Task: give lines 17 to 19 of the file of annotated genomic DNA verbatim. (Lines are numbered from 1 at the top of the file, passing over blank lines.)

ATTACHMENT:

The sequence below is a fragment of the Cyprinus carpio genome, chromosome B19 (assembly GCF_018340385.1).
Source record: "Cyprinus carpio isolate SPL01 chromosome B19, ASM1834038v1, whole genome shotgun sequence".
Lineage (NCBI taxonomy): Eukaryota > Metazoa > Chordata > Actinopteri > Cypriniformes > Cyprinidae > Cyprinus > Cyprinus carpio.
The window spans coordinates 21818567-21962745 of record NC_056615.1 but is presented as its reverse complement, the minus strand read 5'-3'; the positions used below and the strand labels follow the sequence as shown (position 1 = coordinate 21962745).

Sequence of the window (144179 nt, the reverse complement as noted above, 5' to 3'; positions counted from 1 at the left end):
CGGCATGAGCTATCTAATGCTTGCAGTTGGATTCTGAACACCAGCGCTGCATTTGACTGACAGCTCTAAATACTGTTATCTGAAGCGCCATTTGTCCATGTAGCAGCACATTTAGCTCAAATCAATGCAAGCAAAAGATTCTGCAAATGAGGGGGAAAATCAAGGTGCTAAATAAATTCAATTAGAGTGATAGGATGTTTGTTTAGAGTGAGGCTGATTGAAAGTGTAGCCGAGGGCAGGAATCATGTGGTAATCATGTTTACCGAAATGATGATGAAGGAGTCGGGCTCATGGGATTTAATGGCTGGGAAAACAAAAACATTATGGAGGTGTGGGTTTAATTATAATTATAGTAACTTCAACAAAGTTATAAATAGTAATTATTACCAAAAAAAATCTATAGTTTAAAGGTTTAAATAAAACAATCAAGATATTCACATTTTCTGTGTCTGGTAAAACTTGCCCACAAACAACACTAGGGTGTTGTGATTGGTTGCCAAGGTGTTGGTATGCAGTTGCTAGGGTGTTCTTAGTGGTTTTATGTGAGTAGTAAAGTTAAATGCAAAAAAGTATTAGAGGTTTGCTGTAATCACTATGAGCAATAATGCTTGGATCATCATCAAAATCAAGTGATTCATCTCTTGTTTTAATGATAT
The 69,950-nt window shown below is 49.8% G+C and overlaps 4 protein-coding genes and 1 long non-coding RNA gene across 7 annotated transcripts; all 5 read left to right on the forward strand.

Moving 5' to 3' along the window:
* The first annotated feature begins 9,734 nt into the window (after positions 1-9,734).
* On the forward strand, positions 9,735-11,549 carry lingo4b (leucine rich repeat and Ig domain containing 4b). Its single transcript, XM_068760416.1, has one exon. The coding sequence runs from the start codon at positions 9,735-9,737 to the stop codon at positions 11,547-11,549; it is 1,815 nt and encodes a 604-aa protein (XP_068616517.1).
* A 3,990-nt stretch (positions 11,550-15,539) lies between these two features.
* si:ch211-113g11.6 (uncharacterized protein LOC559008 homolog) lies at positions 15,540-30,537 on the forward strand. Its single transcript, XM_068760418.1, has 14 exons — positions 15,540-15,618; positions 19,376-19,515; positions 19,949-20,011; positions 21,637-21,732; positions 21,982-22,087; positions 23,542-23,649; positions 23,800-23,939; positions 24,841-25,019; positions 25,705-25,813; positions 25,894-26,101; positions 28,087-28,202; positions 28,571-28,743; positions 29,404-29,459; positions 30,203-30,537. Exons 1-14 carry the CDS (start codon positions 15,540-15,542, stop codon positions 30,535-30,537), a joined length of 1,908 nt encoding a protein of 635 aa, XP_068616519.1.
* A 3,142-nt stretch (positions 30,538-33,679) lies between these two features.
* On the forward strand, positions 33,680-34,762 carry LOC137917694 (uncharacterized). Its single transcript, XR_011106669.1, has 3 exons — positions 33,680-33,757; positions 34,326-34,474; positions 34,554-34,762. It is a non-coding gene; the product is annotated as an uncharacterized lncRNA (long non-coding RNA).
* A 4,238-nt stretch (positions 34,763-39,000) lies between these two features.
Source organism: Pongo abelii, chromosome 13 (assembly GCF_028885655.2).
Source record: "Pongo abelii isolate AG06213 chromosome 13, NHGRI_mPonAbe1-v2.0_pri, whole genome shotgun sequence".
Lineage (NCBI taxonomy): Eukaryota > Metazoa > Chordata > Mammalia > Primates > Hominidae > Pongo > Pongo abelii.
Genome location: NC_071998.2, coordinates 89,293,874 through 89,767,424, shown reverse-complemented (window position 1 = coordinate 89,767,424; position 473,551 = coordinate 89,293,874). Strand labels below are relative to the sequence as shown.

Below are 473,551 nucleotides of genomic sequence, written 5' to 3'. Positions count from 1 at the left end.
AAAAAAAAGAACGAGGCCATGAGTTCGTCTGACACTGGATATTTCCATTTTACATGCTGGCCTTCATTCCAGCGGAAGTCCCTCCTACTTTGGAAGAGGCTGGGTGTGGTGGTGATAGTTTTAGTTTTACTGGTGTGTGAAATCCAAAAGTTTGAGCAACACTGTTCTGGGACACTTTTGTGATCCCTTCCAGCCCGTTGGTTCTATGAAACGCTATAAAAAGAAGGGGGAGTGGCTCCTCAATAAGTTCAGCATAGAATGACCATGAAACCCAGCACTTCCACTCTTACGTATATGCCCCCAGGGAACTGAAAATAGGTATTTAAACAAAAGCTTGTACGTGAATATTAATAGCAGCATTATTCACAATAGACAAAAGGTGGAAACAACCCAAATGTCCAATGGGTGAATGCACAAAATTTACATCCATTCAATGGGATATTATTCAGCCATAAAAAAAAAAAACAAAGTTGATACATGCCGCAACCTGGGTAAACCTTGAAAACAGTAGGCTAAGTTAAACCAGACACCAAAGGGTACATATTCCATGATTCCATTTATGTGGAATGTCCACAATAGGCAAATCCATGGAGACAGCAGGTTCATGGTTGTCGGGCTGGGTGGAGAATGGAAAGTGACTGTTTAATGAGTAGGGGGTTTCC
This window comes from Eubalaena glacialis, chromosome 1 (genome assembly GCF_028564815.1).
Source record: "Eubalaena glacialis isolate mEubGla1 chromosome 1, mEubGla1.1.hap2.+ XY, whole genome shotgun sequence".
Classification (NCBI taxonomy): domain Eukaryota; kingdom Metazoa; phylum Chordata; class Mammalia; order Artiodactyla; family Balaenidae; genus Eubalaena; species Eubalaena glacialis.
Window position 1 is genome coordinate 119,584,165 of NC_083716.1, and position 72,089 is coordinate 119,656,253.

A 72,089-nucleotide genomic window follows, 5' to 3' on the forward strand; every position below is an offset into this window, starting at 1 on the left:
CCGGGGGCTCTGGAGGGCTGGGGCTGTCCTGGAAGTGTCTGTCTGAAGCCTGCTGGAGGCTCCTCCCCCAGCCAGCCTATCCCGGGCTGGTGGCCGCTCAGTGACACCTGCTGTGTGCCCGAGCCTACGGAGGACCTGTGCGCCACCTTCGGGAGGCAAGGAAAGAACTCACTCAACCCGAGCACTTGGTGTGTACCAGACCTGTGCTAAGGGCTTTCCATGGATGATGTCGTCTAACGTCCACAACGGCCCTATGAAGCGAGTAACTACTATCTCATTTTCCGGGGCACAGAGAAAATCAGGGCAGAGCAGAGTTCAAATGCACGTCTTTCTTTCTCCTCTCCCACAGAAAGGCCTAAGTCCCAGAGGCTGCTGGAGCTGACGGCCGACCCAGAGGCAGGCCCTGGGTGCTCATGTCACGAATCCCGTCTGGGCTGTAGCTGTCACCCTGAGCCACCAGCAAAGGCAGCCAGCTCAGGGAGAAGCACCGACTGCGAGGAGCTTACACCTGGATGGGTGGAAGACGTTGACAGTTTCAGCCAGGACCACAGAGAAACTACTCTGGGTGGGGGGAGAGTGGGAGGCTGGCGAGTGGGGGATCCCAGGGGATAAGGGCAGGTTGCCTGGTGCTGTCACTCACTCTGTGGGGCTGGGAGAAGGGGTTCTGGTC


Source record: "Pongo abelii isolate AG06213 chromosome 13, NHGRI_mPonAbe1-v2.0_pri, whole genome shotgun sequence".
Lineage (NCBI taxonomy): Eukaryota > Metazoa > Chordata > Mammalia > Primates > Hominidae > Pongo > Pongo abelii.
Genome location: NC_071998.2, coordinates 89,293,874 through 89,767,424, shown reverse-complemented (window position 1 = coordinate 89,767,424; position 473,551 = coordinate 89,293,874). Strand labels below are relative to the sequence as shown.